‘Trust’ is key to travel industry revival, sector leaders say

About 1 million travel jobs were lost because of pandemic

LONDON, ENGLAND - AUGUST 22: Travellers exit Heathrow Airport Terminal 2 on August 22, 2020 in London, England. As of Saturday morning at 4am, travellers arriving in England from Austria, Croatia, and Trinidad and Tobago were required to quarantine themselves for 14 days. At the same time, travellers from Portugal were no longer required to quarantine. (Photo by Hollie Adams/Getty Images)
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International co-operation will be crucial to reviving the world’s coronavirus-battered tourism industry, travel industry leaders say.

Companies will need to build trust with customers to ensure they travel safely, industry leaders said at the online Future of Travel event.

They said that as more tourists look to take holidays in the coming months, personal safety, family and freedom of movement will help them to decide if they should take planes and cruise ships.

Leaders are optimistic that some of the 1 million industry jobs lost during the pandemic can be brought back through getting people on holiday safely and improving sustainability.

“We have to rebuild the trust people have in travel,” said Elizabeth Linder, chief executive at advisory firm Brooch Associates.

"When a protocol is globally consistent, that reassures the traveller that people are being kept safe."

The Future of Tourism event, held by the Aspen Institute, included speakers Nick Stace, chief executive of Saga Travel, Gloria Guevara Manzo, head of the World Travel and Tourism Council, and Ivan Eskildsen Alfaro, administrator general at the Panama Tourism Authority.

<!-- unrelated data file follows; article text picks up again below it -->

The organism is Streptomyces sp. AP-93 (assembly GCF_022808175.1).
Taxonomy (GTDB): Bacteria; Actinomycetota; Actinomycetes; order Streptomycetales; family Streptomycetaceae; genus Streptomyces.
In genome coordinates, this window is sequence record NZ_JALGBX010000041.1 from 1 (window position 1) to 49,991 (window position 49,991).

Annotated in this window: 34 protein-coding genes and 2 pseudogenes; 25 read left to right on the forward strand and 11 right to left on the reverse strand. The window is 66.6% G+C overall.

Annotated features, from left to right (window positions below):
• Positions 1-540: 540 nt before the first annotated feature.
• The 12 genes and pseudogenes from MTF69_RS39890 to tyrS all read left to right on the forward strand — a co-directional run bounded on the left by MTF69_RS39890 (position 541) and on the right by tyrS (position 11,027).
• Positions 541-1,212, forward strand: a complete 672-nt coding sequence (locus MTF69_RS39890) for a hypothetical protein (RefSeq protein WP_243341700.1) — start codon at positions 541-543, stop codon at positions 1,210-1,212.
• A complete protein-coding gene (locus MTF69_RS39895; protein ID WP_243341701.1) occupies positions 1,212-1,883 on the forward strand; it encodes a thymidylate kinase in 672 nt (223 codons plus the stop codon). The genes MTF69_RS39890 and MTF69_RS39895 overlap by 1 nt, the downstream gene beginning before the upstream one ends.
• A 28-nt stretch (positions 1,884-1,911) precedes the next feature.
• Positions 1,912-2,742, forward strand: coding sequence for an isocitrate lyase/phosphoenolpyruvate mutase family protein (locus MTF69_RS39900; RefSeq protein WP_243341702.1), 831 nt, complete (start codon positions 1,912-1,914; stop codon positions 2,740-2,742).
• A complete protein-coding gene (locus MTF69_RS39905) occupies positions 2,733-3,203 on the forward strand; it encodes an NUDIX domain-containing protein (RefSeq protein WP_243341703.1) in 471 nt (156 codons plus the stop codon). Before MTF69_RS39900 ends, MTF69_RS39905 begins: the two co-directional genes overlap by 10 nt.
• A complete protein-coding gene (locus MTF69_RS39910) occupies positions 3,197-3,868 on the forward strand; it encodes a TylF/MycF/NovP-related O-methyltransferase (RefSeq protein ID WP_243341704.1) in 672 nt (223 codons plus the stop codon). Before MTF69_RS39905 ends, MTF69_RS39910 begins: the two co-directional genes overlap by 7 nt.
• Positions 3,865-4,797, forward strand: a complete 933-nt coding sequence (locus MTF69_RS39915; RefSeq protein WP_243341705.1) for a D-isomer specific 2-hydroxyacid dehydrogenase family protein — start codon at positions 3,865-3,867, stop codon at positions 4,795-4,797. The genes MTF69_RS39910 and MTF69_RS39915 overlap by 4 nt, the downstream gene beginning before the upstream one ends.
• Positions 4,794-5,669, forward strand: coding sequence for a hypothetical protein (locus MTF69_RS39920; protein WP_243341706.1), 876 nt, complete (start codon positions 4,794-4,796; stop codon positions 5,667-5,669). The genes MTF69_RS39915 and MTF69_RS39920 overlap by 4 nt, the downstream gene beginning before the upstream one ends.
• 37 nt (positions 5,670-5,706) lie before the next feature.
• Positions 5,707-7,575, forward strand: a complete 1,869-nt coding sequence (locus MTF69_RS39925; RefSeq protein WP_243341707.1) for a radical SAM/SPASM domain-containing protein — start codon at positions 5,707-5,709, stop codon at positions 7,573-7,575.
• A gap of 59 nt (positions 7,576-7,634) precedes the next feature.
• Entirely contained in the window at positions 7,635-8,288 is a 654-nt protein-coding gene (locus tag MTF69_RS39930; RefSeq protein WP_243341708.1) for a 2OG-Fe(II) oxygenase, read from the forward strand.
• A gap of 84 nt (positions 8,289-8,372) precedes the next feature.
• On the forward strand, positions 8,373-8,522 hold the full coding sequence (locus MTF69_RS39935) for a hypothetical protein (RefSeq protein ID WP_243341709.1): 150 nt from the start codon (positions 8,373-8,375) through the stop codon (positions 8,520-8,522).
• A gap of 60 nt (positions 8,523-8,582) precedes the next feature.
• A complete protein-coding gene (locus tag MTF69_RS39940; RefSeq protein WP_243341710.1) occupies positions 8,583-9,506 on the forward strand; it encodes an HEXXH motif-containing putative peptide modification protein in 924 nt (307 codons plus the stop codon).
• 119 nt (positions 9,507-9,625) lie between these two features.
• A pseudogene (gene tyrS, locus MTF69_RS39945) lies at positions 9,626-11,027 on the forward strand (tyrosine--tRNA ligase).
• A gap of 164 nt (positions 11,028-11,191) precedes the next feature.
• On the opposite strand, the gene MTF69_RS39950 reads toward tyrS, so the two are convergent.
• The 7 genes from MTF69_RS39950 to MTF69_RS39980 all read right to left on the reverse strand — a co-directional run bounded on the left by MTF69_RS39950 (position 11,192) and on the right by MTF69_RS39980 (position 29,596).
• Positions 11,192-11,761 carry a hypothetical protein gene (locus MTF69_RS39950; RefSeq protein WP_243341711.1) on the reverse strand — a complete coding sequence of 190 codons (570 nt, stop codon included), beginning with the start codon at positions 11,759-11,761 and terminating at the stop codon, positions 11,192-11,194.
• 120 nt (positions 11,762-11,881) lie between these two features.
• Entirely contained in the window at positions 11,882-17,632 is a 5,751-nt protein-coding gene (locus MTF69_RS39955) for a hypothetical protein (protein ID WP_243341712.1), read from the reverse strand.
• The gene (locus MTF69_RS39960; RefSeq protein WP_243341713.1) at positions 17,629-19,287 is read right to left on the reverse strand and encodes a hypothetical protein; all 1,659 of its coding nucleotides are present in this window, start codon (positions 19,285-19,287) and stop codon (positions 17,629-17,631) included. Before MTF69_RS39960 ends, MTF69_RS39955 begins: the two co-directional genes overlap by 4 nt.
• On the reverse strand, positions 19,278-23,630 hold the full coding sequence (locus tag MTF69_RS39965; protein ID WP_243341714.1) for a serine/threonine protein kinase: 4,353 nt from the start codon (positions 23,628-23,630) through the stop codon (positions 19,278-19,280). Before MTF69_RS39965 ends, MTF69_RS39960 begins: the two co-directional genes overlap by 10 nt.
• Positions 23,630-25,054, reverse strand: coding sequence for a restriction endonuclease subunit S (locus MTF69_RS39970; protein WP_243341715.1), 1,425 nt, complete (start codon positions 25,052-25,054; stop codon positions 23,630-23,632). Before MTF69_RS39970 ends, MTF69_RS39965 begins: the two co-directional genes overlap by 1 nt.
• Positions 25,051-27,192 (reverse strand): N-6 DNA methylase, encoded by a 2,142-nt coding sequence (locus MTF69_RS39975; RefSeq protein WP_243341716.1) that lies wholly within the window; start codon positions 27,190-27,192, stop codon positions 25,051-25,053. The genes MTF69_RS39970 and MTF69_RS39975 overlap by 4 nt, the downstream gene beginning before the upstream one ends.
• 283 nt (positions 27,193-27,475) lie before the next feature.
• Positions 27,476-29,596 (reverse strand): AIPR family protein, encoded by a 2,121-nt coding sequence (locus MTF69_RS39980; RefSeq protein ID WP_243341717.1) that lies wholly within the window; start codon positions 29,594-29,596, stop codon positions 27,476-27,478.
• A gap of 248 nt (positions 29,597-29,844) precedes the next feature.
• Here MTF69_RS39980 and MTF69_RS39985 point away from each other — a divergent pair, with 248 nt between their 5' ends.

“The most important thing is to work on preparation. We need international collaboration,” Ms Guevara Manzo said.

Some changes will include health checks while travelling and fewer passengers on cruise ships.

“It feels like we are heading in the right direction," Mr Stace said. "We think, from September onwards, large parts of the world will open up.

“There is massive pent-up demand right across the world. It feels like we’ve been under house arrest.

“We feel very positive that we are ready to go. Our customers are insisting on vaccines.

"Resumption is important but so is, in parallel, the environment to ensure wherever possible we have the most efficient methods.”

Mr Stace outlined changes he believed were in store for the cruise industry.

“In the short-to-medium term, it is very likely that the small capacity ships, with 900 people, will be a reasonable number.

“If you’re a ship with 8,000 on board, that is a concern for people living in the port destinations. In time, those larger ships will come back.”

Tourism leaders in 2021 will look at expanding sustainability programmes and developing ways to avert the next Covid-style crisis.

“We are working with different international organisations and countries so that we can have one international mobility protocol," Ms Guevara Manzo said.

"This includes your vaccinations or negative Covid tests or antibodies tests.

“This year, you should still expect to travel wearing masks but we can resume international travel if we follow the rules.”

The priorities for the world council are sustainability and digital issues such as biometrics and health data.

“Travel is a force for good. We need to make sure we come back stronger and better than before,” Ms Guevara Manzo said.

She said that after the financial crash and 9/11, it took the industry 18 months and four years, respectively, to recover.